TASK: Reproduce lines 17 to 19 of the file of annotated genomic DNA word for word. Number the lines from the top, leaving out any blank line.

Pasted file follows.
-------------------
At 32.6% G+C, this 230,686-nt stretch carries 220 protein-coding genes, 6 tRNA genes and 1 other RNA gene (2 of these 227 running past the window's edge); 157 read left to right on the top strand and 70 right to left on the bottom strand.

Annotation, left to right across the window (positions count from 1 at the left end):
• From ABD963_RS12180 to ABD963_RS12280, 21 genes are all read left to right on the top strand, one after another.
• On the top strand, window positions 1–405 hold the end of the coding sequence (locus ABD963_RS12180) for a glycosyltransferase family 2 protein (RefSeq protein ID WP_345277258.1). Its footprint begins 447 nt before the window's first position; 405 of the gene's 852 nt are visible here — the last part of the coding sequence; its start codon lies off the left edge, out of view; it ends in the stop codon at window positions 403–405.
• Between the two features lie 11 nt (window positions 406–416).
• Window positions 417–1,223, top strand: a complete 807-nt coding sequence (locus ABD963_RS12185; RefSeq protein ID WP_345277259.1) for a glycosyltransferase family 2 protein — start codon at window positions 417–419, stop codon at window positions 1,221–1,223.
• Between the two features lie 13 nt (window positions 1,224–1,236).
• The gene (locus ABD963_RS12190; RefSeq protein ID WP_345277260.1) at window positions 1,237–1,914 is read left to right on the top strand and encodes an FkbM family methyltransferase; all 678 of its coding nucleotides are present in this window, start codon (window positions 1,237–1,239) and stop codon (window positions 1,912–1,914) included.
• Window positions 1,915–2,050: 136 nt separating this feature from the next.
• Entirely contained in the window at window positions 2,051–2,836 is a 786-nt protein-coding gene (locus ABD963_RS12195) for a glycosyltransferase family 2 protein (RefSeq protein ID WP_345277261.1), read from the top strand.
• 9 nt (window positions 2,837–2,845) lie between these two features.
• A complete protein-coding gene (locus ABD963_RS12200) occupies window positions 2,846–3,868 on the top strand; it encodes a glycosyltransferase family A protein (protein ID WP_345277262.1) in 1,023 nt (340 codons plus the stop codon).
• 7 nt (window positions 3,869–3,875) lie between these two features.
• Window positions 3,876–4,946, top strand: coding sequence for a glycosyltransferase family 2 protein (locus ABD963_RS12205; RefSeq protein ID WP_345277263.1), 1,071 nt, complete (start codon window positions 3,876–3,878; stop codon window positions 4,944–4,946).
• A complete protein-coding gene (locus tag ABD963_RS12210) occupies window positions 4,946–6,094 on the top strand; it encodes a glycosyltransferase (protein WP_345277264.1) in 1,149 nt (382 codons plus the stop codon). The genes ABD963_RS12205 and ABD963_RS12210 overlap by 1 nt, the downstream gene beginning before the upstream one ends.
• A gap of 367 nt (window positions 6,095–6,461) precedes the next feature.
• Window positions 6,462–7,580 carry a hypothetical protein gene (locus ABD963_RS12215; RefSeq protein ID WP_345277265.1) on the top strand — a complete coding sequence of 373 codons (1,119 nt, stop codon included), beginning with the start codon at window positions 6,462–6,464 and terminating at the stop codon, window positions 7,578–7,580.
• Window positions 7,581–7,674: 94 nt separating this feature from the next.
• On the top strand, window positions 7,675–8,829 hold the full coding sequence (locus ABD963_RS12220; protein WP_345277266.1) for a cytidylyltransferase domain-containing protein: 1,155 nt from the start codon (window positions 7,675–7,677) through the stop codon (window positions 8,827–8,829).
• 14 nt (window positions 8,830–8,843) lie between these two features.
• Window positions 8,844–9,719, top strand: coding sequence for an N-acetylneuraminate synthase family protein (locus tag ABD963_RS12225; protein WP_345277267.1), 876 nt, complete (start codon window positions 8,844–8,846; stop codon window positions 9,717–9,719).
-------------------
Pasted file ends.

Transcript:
• Window positions 6,462–7,580 carry a hypothetical protein gene (locus ABD963_RS12215; RefSeq protein ID WP_345277265.1) on the top strand — a complete coding sequence of 373 codons (1,119 nt, stop codon included), beginning with the start codon at window positions 6,462–6,464 and terminating at the stop codon, window positions 7,578–7,580.
• Window positions 7,581–7,674: 94 nt separating this feature from the next.
• On the top strand, window positions 7,675–8,829 hold the full coding sequence (locus ABD963_RS12220; protein WP_345277266.1) for a cytidylyltransferase domain-containing protein: 1,155 nt from the start codon (window positions 7,675–7,677) through the stop codon (window positions 8,827–8,829).